The Panther Command and Liaison Vehicle has always been somewhat of a controversial vehicle.
The requirement for a Ferret replacement was articulated in the Future Family of Light Armoured Vehicles (FFLAV) and after that was cancelled in favour of MRAV and TRACER the leftover command and liaison requirement was left dangling. It would emerge in 2001 as the Future Command and Liaison Vehicle (FCLV)
November 2003 saw the contract award to Alvis Vickers for 401 UK specific Iveco Lince LMV vehicles at a cost of £166 million.
We are pleased to announce that the Ministry of Defence has today signed a contract worth £166 million (including VAT) with Alvis Vickers Ltd, for the manufacture of the Future Command and Liaison Vehicle (FCLV).
The FCLV will perform the command and liaison role and replace the ageing and disparate vehicle fleet within the manoeuvre support brigades comprising elements of the 430 Series, Saxon, Land Rover and Combat Vehicle Reconnaissance (Tracked) fleets. From its planned in-service date of 2006, the FCLV will provide levels of crew protection and mobility commensurate with their roles in an increasingly extended ground manoeuvre area. It will offer protection against small arms, blast and anti-personnel mines.
The contract was for 401 vehicles into two versions, 326 Group 2 with a self defence weapon and target acquisition and surveillance system and 75 fitted for but not with. The remote weapon system was to be be an AEI Ordnance Enforcer.
Planned In service date was 2007 although it would not enter service until 2008, the delays resulting in issues discovered during trials.
The competition was very controversial because the shortlisted vehicles did not actually include the Panther (Iveco LMV). The original vehicles considered were the RG32M from Vickers, Hunting Engineering with the ACMAT VRBL Ranger, Alvis Scarab, Iveco with their Puma and NP Aerospace with an armoured Land Rover[tabs] [tab title=”RG31″]
It was originally claimed that the vehicles would be manufactured in the UK but this proved to be not the case as only modifications to the base vehicle were made in the UK. Many thought the RG32M would be the certain winner but the Iveco was inserted into the bid process after final shortlisting has closed with the final three vehicles being the LMV, RG32 and ACMAT VLRB Ranger.
The MoD even awarded a £1.5m risk reduction contract to Hunting Engineering, Alvis and Vickers in 2001 with no LMV in sight.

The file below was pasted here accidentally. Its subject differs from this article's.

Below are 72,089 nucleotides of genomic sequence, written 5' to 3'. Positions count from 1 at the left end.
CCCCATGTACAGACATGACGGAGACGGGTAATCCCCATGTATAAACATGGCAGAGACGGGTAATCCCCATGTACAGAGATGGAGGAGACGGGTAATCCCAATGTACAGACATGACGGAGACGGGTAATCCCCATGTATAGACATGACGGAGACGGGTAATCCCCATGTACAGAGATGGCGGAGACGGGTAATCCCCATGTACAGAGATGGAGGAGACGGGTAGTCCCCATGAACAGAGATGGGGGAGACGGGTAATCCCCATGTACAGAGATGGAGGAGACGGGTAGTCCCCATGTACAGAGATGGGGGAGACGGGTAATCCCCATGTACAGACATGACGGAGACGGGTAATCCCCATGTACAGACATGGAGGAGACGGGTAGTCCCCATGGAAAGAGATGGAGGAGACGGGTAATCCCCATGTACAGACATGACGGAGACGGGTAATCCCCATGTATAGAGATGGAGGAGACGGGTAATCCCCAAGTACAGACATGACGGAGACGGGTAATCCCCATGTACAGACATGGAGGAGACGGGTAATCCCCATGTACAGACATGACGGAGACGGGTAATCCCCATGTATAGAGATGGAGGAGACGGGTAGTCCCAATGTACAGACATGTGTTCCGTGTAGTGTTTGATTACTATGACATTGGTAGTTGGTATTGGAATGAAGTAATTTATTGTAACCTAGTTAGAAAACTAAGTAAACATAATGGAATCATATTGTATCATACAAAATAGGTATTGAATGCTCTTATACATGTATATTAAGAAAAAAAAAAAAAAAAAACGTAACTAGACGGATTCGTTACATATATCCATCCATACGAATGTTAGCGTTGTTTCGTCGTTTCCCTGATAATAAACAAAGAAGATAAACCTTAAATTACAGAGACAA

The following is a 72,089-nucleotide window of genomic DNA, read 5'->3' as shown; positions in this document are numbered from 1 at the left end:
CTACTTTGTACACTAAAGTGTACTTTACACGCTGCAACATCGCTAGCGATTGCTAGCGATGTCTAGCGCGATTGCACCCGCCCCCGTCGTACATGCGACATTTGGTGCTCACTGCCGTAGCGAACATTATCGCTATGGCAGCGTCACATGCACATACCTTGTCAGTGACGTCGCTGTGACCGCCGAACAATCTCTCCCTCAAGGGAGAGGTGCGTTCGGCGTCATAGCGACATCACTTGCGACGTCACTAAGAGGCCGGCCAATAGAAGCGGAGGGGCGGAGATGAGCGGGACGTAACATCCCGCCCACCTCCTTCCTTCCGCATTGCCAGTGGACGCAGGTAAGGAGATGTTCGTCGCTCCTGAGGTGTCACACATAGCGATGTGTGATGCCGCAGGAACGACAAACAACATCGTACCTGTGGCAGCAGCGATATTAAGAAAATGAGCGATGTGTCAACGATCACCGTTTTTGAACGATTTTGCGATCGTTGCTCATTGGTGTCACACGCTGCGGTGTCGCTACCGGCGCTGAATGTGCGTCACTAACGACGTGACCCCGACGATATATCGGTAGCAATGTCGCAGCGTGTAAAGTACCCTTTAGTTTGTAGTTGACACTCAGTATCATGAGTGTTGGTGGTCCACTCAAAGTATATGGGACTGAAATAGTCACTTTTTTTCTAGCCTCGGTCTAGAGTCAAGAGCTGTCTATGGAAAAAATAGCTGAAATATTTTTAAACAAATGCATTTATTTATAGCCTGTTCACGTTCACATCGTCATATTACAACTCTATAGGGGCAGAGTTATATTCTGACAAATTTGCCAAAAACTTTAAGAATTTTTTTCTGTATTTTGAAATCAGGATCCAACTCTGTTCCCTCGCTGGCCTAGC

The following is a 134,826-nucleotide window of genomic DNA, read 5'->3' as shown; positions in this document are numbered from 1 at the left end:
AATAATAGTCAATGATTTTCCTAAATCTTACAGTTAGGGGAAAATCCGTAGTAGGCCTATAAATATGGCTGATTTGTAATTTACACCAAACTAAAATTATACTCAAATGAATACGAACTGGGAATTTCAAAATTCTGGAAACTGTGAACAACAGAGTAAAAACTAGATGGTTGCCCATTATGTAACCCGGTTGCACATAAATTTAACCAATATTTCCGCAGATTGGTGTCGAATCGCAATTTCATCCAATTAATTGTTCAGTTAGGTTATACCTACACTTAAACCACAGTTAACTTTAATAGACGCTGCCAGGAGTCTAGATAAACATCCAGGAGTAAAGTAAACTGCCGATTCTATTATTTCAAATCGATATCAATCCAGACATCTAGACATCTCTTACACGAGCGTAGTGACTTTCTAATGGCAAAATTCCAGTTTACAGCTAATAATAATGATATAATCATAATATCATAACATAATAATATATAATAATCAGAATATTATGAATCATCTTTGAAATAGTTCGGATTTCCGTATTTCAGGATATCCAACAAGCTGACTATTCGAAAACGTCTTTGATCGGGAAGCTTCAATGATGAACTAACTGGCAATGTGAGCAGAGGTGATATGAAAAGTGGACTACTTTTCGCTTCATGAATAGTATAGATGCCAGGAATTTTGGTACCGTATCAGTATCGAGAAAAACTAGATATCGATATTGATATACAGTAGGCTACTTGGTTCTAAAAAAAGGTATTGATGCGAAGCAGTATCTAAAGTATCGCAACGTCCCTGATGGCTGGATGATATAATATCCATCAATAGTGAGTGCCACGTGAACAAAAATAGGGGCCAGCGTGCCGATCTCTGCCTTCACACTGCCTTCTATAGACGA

It is interesting to speculate on the relative contribution to casualty rates in Iraq if the Panther was in fact not selected but the much cheaper and survivable RG32, for example, was. It was also reported that one of the acquisition members of staff at the MoD subsequently went to work for Iveco in a repeat of the familiar revolving doors scenario between industry and the MoD.[tabs] [tab title=”Panther”] [/tab] [tab title=”Panther in Afghanistan”] [/tab] [tab title=”Video”]
Given the general unsuitability of the Panther Command and Liaison Vehicle for operations in Iraq a number of Bulldogs were fitted with Remote Weapon Stations from the Panther programme in 2006.
BAe were awarded a £28 million contract in 2007 for support services on the Panther vehicle, to provide better availability and lower costs. The Panther is reported to be a maintenance intensive vehicle with very poor availability.
Panther was not planned to go to Afghanistan but the embarrassment would have been too great so after an extensive TES package costing £20 million for 67 vehicles it was deployed to Afghanistan in 2009. This package included an additional roof hatch, ECM equipment, rear view camera a new engine intake and additional armour.
On face value it looks like Panther was selected in a controversial process, has sub optimal reliability, protection and mobility, fulfills its core role with issues, is far too small inside and cost a fortune.
If you really want to be depressed, scan down the diagram below and look at the OSD
Surely this is some mistake?